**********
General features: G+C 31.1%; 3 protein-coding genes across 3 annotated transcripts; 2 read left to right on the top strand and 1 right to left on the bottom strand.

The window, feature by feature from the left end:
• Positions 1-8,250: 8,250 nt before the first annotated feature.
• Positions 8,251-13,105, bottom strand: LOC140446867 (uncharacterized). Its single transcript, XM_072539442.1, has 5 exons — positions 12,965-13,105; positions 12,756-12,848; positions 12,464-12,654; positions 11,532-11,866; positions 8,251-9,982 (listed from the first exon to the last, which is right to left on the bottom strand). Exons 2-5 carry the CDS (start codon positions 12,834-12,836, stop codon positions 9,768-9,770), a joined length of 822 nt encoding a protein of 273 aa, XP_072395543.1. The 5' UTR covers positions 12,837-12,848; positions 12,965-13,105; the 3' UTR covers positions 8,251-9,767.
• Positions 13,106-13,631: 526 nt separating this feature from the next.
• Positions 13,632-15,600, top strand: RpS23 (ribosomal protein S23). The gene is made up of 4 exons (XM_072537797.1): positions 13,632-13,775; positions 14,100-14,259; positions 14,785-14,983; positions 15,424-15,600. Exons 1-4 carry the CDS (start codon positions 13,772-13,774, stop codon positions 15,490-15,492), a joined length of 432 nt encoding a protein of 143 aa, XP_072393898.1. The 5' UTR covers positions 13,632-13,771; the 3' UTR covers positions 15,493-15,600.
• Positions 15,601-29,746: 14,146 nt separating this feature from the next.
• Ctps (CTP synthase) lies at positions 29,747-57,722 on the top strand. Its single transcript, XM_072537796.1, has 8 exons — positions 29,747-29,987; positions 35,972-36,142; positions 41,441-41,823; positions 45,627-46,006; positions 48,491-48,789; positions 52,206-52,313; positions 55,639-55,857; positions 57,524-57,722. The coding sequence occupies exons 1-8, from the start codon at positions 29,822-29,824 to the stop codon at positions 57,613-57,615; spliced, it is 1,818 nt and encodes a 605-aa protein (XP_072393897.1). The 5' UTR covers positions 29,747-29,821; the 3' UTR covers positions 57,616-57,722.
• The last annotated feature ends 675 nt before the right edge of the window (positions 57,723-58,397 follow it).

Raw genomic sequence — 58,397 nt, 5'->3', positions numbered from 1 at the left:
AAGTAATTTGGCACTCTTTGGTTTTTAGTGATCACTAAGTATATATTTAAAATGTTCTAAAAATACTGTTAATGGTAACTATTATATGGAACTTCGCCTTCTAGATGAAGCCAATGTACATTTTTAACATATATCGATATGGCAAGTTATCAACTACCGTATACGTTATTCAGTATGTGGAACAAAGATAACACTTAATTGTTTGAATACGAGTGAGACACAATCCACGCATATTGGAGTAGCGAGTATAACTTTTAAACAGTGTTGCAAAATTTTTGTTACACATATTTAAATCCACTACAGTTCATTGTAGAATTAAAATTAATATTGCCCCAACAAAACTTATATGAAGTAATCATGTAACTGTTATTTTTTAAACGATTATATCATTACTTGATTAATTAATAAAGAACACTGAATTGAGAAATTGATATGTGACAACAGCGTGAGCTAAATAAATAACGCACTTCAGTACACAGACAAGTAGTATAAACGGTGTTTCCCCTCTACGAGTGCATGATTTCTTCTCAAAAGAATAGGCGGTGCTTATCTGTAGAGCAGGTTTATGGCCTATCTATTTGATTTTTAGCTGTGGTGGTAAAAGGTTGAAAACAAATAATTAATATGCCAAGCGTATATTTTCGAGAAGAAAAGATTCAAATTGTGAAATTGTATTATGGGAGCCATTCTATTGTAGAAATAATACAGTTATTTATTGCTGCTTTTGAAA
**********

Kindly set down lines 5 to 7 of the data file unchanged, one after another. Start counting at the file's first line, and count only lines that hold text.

• Positions 13,106-13,631: 526 nt separating this feature from the next.
• Positions 13,632-15,600, top strand: RpS23 (ribosomal protein S23). The gene is made up of 4 exons (XM_072537797.1): positions 13,632-13,775; positions 14,100-14,259; positions 14,785-14,983; positions 15,424-15,600. Exons 1-4 carry the CDS (start codon positions 13,772-13,774, stop codon positions 15,490-15,492), a joined length of 432 nt encoding a protein of 143 aa, XP_072393898.1. The 5' UTR covers positions 13,632-13,771; the 3' UTR covers positions 15,493-15,600.
• Positions 15,601-29,746: 14,146 nt separating this feature from the next.